• He then took ServiceNow from $75 million in revenues in 2011 to $1.5 billion in revenue in 2017. And to a market cap of $48 billion.

The Financials and Operating Numbers Look Really Good

The financials are pretty simple. And are what you would hope to see in an enterprise SaaS company at this stage.

  • Smaller but rapidly growing revenue. See below. B2B enterprise depends on direct sales so it usually grows slower but more predictably than B2C. Snowflake has been growing over 100% but you would not expect to see B2C-like growth at larger revenues.
  • Large and increasing gross margin. Currently at 59%.
  • Big spending on marketing and R&D, resulting in negative operating profits.

The company has two revenue streams:

Product sales

As mentioned, they sell bundled products of storage, computation and services (no ala carte). Customers are charged based on consumption and usage, which customers like but also makes revenue harder to predict. It also means product revenue should increase with more data usage over time. As the company increases its use cases, activity and revenue should continue to increase.
Product sales are 94% of revenue and have a 65% gross margin (which is increasing).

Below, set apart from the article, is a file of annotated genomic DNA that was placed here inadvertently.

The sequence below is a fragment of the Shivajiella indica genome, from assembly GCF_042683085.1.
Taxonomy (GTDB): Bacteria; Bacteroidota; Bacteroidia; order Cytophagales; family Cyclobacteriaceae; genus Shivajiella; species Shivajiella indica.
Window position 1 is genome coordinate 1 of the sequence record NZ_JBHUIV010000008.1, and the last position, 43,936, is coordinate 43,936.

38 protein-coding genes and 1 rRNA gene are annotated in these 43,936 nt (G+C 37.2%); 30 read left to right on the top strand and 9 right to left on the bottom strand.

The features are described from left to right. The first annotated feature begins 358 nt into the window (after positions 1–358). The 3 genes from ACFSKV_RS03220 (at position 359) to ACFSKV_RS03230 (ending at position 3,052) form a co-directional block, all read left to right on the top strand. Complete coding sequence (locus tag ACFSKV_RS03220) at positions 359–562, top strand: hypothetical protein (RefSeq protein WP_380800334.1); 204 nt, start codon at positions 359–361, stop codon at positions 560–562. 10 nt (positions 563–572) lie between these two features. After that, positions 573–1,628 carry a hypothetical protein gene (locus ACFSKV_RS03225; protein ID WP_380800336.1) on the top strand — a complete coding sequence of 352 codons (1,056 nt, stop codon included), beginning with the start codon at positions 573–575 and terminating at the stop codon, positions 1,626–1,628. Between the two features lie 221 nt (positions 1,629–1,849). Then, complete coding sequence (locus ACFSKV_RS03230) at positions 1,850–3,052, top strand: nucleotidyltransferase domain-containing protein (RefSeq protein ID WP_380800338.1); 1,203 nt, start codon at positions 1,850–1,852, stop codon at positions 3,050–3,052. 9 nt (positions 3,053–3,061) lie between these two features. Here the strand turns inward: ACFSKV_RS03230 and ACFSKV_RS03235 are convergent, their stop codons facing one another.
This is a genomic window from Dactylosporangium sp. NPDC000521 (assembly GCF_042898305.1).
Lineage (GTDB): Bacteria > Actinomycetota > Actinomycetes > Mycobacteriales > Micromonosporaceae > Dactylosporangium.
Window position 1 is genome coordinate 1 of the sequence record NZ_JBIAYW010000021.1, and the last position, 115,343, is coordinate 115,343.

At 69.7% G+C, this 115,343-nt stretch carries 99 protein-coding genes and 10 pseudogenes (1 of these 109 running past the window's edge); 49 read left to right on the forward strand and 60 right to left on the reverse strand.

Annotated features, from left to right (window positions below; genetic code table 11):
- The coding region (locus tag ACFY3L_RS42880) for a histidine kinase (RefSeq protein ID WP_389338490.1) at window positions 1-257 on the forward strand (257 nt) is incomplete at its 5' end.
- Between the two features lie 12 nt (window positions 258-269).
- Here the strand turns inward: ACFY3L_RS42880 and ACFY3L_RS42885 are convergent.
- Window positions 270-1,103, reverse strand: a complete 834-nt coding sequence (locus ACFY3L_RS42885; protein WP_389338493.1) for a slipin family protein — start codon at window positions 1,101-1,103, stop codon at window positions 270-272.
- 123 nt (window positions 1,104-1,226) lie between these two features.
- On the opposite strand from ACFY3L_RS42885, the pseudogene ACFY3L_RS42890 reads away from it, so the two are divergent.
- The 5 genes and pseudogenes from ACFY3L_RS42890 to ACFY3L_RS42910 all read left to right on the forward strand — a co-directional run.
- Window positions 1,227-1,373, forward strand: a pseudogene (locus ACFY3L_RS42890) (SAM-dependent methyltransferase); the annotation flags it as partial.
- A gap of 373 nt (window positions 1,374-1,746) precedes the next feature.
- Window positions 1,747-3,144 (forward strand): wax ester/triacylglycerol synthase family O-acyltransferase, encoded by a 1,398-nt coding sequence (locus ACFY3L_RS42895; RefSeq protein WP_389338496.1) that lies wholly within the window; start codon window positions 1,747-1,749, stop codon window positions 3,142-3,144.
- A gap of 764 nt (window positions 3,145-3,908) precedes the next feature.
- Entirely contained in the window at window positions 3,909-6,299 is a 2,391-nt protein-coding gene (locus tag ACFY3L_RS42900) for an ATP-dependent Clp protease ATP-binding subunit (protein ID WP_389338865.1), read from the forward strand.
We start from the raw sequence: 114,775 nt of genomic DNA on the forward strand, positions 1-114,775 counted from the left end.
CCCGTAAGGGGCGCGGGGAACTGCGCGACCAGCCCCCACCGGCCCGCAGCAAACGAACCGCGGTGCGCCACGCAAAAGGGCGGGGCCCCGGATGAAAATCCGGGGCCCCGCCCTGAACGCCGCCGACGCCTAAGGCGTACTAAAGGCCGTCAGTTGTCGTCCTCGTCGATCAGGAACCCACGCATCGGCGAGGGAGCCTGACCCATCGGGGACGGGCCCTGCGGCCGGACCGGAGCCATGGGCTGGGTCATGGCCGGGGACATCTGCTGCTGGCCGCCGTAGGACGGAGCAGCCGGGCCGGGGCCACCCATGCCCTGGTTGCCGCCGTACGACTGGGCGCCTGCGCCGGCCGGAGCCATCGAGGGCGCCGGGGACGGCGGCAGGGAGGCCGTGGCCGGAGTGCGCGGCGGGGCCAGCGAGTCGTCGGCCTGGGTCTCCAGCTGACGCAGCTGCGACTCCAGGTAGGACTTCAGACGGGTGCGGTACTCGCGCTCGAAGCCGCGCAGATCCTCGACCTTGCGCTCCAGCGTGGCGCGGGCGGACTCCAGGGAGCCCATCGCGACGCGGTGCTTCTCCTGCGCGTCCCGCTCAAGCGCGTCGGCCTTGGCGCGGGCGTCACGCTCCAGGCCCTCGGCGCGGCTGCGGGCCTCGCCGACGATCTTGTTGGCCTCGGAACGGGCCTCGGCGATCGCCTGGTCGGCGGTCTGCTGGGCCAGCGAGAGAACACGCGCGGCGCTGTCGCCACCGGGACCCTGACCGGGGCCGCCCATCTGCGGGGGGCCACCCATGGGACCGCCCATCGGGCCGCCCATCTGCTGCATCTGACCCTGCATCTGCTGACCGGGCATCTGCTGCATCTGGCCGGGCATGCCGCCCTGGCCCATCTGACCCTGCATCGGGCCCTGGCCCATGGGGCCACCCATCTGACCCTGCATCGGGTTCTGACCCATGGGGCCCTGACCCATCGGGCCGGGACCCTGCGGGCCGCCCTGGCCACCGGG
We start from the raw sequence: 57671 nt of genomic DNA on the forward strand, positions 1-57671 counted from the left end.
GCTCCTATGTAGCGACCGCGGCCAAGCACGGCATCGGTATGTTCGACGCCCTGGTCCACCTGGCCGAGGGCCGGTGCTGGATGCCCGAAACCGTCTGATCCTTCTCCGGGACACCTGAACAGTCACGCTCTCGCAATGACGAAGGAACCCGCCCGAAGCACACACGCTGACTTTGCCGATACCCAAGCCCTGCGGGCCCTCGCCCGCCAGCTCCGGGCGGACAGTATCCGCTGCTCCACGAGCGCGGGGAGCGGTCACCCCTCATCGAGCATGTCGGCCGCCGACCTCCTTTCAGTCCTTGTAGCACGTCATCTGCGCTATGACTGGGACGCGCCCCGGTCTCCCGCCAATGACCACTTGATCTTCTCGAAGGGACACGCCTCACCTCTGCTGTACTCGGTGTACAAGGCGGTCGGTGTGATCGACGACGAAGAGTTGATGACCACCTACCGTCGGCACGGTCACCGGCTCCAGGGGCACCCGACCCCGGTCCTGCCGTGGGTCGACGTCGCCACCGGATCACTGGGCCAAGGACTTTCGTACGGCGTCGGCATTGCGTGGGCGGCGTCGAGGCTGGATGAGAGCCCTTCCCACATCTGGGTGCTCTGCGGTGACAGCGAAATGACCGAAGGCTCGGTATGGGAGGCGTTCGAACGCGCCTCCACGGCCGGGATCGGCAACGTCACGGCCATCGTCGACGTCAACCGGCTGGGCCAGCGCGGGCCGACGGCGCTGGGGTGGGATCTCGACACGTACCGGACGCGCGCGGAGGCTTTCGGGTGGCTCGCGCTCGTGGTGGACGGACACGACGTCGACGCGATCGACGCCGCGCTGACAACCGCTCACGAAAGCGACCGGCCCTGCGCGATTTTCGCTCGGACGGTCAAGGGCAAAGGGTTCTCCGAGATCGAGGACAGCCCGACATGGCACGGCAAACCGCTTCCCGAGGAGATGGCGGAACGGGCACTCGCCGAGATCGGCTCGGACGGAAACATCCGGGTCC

Most product revenue comes from 1-4 year contracts based on minimum usage. Usage that is not used can be rolled over to the next contract. And these contracts are prepaid, making the working capital ridiculously negative. Snowflake also offers a monthly on-demand service, but this is mostly for onboarding and getting new customers started.

Professional services

This includes training, installation and customer service. The company sells these at a loss to onboard clients and usage.

Professional services are 6% of revenue and had a -27% gross margin (which is increasing). See below.

But this is a SaaS company so the number everyone is watching is net dollar retention. What is the net customer growth, spending and retention?

Snowflake’s net dollar retention is really high at +150%. Meaning an increase in customer spending of 58% over the same period the year prior, including customer churn.

Look at the below total customer number for clients with over $1M in annual spending.

***

Ok. That’s the basics for Snowflake.

But this is about digital strategy. And I have yet to see a good explanation of the business model for Snowflake. Lots of words. But I haven’t seen it clearly mapped out.

Here are my 6 initial conclusions for the business model.

Initial Conclusion 1: Snowflake Dramatically Improves the User Experience

Snowflake has 4 user groups on 3 platforms. The user groups are:

  1. Internal customer teams and individuals
  2. External customer partners